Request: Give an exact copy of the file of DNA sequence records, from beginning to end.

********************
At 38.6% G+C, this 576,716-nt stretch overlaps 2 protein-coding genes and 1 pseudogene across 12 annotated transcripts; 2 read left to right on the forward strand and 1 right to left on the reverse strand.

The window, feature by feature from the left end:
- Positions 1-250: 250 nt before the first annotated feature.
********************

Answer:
At 38.6% G+C, this 576,716-nt stretch overlaps 2 protein-coding genes and 1 pseudogene across 12 annotated transcripts; 2 read left to right on the forward strand and 1 right to left on the reverse strand.

The window, feature by feature from the left end:
- Positions 1-250: 250 nt before the first annotated feature.